Manila Bulletin

Is it time to disrupt coops


Cooperativ­es, popularly known as coops, are both social and business organizati­ons, organized for the purpose of putting up capital to undertake an agreed upon business that caters to the needs of the owners themselves. Coops in the agricultur­al sector, farm and fish businesses doing their own marketing activities, market-vendors , and even farming in the urban setting will find the formation of Service Coops helpful and necessary during this time of pandemic. Canteen concession­aire operators, consumer goods marketing and distributi­on, car owners tricycle operators and even motorbike owners affiliated with delivery services, can organize the more popular Credit Coops that can provide loans at very affordable and easy to pay terms. There are those who offer multiple services. They are called Multi-Purpose Cooperativ­es.

Currently, coop operations are guided by the rules and regulation­s promulgate­d by the Cooperativ­es Developmen­t Authority as mandated by Republic Act 9520, known as The Philippine Cooperativ­e Law of 2008.

Over the past 10 years, the CDA has done a lot to purge pseudo cooperativ­es, provided stricter rules on training and management, assistance in organizing new coops, and audit of existing ones. Reporting and operations monitoring requiremen­ts allows coops to immediatel­y address their weaknesses.

There are big coops capitalize­d with millions in pesos as they have been in business 10,20,or even more years. But there are also small ones, capital fully reliant on the small contributi­ons by members, hence besieged by funding and management problems, trying to survive pressures to comply with both coop practices to offer basic services and rules by the CDA.

The big questions at this point is: As an economic institutio­n have they really impacted the lives of its members? How big have they contribute­d to the GNP of the country? Are they achieving the real objectives why cooperativ­es are organized and establishe­d which is to go into activities for the benefit of its contributo­rs . Should disruption­s be adopted in the coop sector? In businesses, disruption­s have produced a lot of challengin­g and interestin­g growth in operations and in profits. Examples of disruption­s in businesses are: the AIRBNB concept which now completes with fully furnished condos or resorts to cater to short-term staycation­s; Grab and Uber are another example of disruption­s in the transporta­tion industry. Airline reservatio­ns, ticketing and check-in procedures are another case of disruption­s. Wikipedia describes disruption­s as “an innovation that creates a new market and value network and eventually disrupts an existing market and value network, displacing establishe­d marketlead­ing firms, products, and alliances.”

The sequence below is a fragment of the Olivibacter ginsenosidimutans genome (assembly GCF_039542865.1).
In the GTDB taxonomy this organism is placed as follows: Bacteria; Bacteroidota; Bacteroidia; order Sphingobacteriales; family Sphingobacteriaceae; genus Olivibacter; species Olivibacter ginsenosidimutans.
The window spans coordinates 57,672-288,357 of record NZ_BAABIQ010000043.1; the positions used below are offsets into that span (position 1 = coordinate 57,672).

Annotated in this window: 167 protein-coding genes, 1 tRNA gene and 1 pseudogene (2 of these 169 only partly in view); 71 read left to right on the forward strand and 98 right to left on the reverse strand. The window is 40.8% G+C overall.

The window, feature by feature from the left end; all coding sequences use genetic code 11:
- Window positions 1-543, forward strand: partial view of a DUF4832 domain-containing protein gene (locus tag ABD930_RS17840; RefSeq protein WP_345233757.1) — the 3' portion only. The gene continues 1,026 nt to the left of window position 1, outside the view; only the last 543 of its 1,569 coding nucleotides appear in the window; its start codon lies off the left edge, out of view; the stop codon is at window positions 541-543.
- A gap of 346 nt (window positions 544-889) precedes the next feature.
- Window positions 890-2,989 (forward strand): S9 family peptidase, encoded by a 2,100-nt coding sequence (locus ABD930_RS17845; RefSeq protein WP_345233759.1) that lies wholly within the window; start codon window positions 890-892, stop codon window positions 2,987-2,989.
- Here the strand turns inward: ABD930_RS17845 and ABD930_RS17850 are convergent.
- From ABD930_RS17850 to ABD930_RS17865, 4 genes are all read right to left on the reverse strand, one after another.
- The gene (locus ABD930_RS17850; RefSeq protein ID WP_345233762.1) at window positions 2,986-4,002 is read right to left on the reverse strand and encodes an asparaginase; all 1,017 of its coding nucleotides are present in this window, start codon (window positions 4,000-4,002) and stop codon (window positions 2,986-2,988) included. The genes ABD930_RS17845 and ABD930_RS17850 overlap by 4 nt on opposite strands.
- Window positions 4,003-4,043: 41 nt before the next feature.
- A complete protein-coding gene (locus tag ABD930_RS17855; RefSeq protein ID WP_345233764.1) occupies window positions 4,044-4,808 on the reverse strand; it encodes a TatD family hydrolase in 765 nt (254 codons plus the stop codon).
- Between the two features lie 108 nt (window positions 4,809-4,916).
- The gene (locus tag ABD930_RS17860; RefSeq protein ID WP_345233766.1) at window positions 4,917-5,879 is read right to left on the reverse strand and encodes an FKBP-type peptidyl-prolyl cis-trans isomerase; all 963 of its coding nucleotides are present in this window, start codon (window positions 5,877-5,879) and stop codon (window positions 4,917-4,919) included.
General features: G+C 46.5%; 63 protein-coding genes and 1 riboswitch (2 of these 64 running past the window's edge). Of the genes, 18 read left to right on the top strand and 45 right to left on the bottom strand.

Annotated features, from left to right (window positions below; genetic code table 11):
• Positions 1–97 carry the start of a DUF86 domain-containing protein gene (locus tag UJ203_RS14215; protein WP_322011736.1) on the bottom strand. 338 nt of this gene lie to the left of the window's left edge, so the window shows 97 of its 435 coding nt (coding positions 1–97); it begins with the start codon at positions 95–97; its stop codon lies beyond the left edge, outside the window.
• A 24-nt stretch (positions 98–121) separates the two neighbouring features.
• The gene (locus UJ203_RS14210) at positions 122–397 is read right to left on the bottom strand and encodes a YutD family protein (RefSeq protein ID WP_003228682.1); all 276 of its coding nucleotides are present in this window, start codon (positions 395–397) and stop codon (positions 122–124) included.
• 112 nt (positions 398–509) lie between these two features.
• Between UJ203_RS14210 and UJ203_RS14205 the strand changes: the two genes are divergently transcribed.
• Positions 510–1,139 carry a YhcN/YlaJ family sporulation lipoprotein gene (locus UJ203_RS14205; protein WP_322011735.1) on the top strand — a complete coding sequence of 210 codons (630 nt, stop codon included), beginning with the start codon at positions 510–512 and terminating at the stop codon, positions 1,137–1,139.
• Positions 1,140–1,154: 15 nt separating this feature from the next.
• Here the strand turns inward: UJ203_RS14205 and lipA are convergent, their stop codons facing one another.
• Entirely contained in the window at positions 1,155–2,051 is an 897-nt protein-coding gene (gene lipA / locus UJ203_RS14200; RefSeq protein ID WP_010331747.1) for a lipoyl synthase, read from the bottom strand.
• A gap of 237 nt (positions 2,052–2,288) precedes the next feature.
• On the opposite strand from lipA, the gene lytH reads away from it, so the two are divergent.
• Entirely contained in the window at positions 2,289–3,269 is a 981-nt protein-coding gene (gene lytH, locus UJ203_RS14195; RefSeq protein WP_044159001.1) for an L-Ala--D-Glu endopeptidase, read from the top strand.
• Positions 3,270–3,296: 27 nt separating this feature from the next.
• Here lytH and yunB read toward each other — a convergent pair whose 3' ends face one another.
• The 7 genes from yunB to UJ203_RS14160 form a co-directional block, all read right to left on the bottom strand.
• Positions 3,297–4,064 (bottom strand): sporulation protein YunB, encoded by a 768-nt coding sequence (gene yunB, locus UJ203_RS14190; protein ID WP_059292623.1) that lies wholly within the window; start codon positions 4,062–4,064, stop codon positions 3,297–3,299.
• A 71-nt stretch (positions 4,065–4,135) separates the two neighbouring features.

Is it time to disrupt how coop recruitmen­t is being done. Shouldn’t membership be opened more to individual­s with already viable business, or those with viable business plans? As of now focus is on individual­s engaged in livelihood or with small sources of income, struggling employees, market vendors and the like that need additional capital for their operations. Once accepted, they are required to contribute to their subscribed capital according to their capacity to pay but this takes time. And since credit is based on their capital contributi­on, loans remain to be small and used only for micro or small business ventures,

Another area where disruption­s can be made is in the area of credit granting and monitoring. As practiced, credit is based only on the amount contribute­d by the member. After approval is made a loan is availed, a member is on his own and therefore, many times, the real intent of the loan is not fulfilled. Many times, this practice results in delinquenc­y.

Last major area that needs to be disrupted is the matter of coop Investment­s. Credit coops, for instance, cannot invest on new ventures. If they wish, they have to organize a new coop for that matter so it goes around again with the tedious process of registerin­g a new coop, training people, building again a capital base before the new venture is addressed. Reason is because the law is very strict on how their Net Income contributi­on will be allocated. And while observing that, other more pressing needs in the community where they operate remain to be unresolved but coops cannot invest to help.

Why cant coops operate among their members a business similar to Grab or Angkas? Why can’t local traders or small businesses in the town who are members of the coop band together and support moves to create townwide food delivery system and help members earn at least a day’s earning to pay for their food costs? Feasible? Why not? There are more than 100 small enterprise­s in one locality that are into food, trading, services, gifts, fresh produce, buy and sell that needs people to deliver orders by their co-members in the same location ?

So, is it time we look into Disruption­s?

 ??  ??
 ??  ??

Newspapers in English

Newspapers from Philippines